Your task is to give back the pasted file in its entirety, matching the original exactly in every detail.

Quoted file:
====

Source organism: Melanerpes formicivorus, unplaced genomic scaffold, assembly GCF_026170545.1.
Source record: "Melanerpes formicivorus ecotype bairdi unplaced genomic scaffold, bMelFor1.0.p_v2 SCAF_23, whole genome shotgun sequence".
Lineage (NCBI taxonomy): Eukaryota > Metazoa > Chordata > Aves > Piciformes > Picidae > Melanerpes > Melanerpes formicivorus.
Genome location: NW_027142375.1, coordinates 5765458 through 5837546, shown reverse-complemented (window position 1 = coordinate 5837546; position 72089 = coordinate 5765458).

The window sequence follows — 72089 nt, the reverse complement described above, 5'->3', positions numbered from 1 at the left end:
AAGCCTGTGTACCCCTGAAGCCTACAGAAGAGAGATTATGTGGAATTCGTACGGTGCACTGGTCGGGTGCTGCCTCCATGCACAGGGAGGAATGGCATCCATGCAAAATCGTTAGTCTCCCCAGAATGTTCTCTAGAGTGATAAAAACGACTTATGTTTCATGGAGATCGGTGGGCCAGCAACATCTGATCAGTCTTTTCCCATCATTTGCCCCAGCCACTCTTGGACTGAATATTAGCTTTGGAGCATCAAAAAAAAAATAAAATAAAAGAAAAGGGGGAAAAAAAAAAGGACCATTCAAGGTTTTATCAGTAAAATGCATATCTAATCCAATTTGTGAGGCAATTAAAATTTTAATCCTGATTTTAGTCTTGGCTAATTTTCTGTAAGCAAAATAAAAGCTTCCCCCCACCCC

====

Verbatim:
Source organism: Melanerpes formicivorus, unplaced genomic scaffold, assembly GCF_026170545.1.
Source record: "Melanerpes formicivorus ecotype bairdi unplaced genomic scaffold, bMelFor1.0.p_v2 SCAF_23, whole genome shotgun sequence".
Lineage (NCBI taxonomy): Eukaryota > Metazoa > Chordata > Aves > Piciformes > Picidae > Melanerpes > Melanerpes formicivorus.
Genome location: NW_027142375.1, coordinates 5765458 through 5837546, shown reverse-complemented (window position 1 = coordinate 5837546; position 72089 = coordinate 5765458).

The window sequence follows — 72089 nt, the reverse complement described above, 5'->3', positions numbered from 1 at the left end:
AAGCCTGTGTACCCCTGAAGCCTACAGAAGAGAGATTATGTGGAATTCGTACGGTGCACTGGTCGGGTGCTGCCTCCATGCACAGGGAGGAATGGCATCCATGCAAAATCGTTAGTCTCCCCAGAATGTTCTCTAGAGTGATAAAAACGACTTATGTTTCATGGAGATCGGTGGGCCAGCAACATCTGATCAGTCTTTTCCCATCATTTGCCCCAGCCACTCTTGGACTGAATATTAGCTTTGGAGCATCAAAAAAAAAATAAAATAAAAGAAAAGGGGGAAAAAAAAAAGGACCATTCAAGGTTTTATCAGTAAAATGCATATCTAATCCAATTTGTGAGGCAATTAAAATTTTAATCCTGATTTTAGTCTTGGCTAATTTTCTGTAAGCAAAATAAAAGCTTCCCCCCACCCC